Sally Mullins

Although many of us are still staying home and working around the children’s school schedules, there is, unfortunately, a problem I need to comment on right off.

My friend’s grandmother just passed away and she was all alone. She had cancer and COPD and although she never had the virus, her stay in the hospital was directly affected by it.

Before she passed away, she spent 3 weeks with no visitors, in the hall on a gurney because there were no beds due to the virus. I will not go into detail, but suffice it to say it is an unpleasant tale that shows how the virus is affecting us in many different ways.

I have heard folks say it has a 99-percent cure rate, so it’s not so bad. The bottom line is this virus is not over and will be in our lives one way or another, for a long time and you never know how your actions will impact on your friends and family or on someone else’s.

This is a time to consider others by wearing masks and keeping your distance. True, it will not last forever, but it is in full force now and we need to help each other get through it the best way possible.

Thanksgiving will be here very soon and thanks to the virus, most of us will not be spending it in the usual family gatherings. It’s good to remember that neither will the lady down the road or the seniors in town.

This has not been the best year for having a lot of money, but that doesn’t mean you have nothing to share. Baking and sharing a pie or some cupcakes will give you and your children a good feeling. Many times just mowing the grass or raking some leaves for someone can mean more than you know.

A couple rooted plants or a small potted plant could give someone who is feeling depressed, a smile and a little lift. Lending a book (that you’ve wiped) is another way to connect.

From my point of view, losing that contact with friends and neighbors is the worst thing these days. The Internet and phones are ways to keep in touch, but we all need that face-to-face interaction.

I am not talking about spending the day together or going out to eat, just short “hello, how are you doing” chats with a mask and social distancing are better than nothing.

We are all in this together and it pains me to see everyone becoming more and more out of touch every day. Recently I saw a picture of some neighborhood children taking homemade pictures they’d drawn with crayons to a woman on their street. They were used to seeing her out in her yard all summer and decided to make some art for her refrigerator so she didn’t forget them.

Needless to say, she was quite moved by that. So talk to your children and see if you can make someone’s life a little brighter.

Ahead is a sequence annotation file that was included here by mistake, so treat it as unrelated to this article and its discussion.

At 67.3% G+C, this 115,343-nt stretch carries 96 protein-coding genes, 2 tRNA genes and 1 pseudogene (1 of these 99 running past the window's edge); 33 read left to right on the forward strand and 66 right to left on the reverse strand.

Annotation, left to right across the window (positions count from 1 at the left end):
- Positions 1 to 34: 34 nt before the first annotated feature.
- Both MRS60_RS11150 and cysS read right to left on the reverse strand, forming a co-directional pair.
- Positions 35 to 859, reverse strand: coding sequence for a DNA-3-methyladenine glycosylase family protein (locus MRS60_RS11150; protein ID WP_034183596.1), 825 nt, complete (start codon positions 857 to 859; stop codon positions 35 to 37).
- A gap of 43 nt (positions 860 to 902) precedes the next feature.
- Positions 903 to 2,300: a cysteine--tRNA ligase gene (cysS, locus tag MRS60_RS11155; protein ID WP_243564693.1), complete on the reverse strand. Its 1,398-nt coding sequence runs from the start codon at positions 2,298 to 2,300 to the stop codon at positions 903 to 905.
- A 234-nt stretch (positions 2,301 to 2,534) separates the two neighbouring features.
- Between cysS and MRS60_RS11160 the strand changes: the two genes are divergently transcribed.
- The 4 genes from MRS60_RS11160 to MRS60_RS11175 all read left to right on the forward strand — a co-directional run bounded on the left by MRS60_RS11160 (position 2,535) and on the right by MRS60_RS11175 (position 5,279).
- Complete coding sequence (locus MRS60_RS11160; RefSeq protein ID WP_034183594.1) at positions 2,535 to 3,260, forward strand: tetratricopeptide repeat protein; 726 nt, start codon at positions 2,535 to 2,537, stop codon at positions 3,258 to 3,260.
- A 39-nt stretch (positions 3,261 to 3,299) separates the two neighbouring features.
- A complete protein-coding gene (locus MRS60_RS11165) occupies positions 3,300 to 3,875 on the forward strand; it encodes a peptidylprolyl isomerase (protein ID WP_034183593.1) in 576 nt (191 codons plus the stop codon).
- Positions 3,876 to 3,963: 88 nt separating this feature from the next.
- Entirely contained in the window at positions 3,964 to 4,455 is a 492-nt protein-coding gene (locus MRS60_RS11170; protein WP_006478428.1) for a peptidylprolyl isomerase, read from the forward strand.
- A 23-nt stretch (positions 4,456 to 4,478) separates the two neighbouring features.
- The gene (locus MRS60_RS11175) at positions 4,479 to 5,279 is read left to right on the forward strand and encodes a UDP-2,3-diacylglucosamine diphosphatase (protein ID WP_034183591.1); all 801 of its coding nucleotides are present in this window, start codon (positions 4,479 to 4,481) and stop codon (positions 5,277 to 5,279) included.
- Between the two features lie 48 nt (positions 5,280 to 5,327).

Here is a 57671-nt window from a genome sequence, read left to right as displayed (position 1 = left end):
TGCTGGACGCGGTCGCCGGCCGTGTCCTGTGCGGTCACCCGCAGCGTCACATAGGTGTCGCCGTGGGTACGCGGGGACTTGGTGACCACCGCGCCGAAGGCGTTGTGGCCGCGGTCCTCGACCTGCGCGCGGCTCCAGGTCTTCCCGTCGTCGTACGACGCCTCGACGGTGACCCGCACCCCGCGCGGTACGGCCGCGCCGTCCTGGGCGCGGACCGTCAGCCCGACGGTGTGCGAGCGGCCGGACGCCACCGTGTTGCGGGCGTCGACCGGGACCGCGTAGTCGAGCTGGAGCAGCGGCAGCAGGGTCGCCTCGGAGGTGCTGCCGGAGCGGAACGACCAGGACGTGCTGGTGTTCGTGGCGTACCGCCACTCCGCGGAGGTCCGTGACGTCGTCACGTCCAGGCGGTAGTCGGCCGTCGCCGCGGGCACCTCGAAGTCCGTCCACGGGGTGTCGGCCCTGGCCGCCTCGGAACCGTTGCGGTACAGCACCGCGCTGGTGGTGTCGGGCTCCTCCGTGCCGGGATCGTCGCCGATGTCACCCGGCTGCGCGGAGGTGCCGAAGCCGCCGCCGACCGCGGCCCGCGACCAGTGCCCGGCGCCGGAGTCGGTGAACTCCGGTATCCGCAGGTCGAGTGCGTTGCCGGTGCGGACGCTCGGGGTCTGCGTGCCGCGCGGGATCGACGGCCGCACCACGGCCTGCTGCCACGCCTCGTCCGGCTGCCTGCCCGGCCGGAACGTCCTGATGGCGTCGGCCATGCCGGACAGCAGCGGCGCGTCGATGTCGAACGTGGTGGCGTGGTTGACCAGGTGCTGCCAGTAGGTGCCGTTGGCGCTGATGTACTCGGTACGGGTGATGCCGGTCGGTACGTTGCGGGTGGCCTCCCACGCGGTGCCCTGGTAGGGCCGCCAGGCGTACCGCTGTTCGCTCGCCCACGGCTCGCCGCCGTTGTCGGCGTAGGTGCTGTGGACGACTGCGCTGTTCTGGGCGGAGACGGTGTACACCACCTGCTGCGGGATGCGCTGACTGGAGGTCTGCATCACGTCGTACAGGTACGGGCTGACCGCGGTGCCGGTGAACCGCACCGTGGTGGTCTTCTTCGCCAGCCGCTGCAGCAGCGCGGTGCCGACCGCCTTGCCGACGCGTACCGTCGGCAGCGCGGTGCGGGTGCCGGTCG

Most grocery stores have “buy one, get one free” promotions and someone commented how nice it would be if you only needed one, and gave the free one to someone who could use it. I had never thought of that, but it seems like a nice thing to do.

OK, hopping off the soapbox, but I hope you have been given something to think about.

It has been unseasonably warm and we have gotten a lot taken care of in the yard. I cleaned underneath the hellebores and got them ready for winter blooms. There was new growth popping up when all the leaves were removed.

I should give some thought to fertilizing them next year. There are always some things you feel can be left till spring, but you know in your heart when spring rolls around, you’ll be happier if you’ve already done them.

The naked ladies (Lycoris squamigera) were very lax in their flower display this year, so they are getting some soil mixed with potassium this week. That will give the greenery and bulbs an extra boost.

Then, when the new growth dies down next year, they‘ll get some fertilizer high in phosphorus to help with flower production. At least that’s the plan, we shall see what happens next August.

There are always leftover chemicals from the garden and they need to be stored appropriately. Store all chemicals away from food, out of the reach of children and where temperatures will not fall below 40 degrees.

If they’re in paper containers, put the entire package in a plastic container and seal it. Make sure all cans and bottles are well labeled and tightly closed. Should liquid chemicals freeze, the chemical composition will break down and there’s always danger of glass containers breaking and chemicals spreading everywhere.

So, either dispose of them now or make certain they don’t freeze. Actually, it’s best to dispose of all leftover garden pesticides and fertilizers at the end of every gardening year and to only buy what you can use in one season next year.

 

Questions can be left at the Hampshire Review office or emailed to me at thegardenpath@hotmail.com. Please put “gardening” in the subject box and leave a phone number so I can get back to you if necessary.

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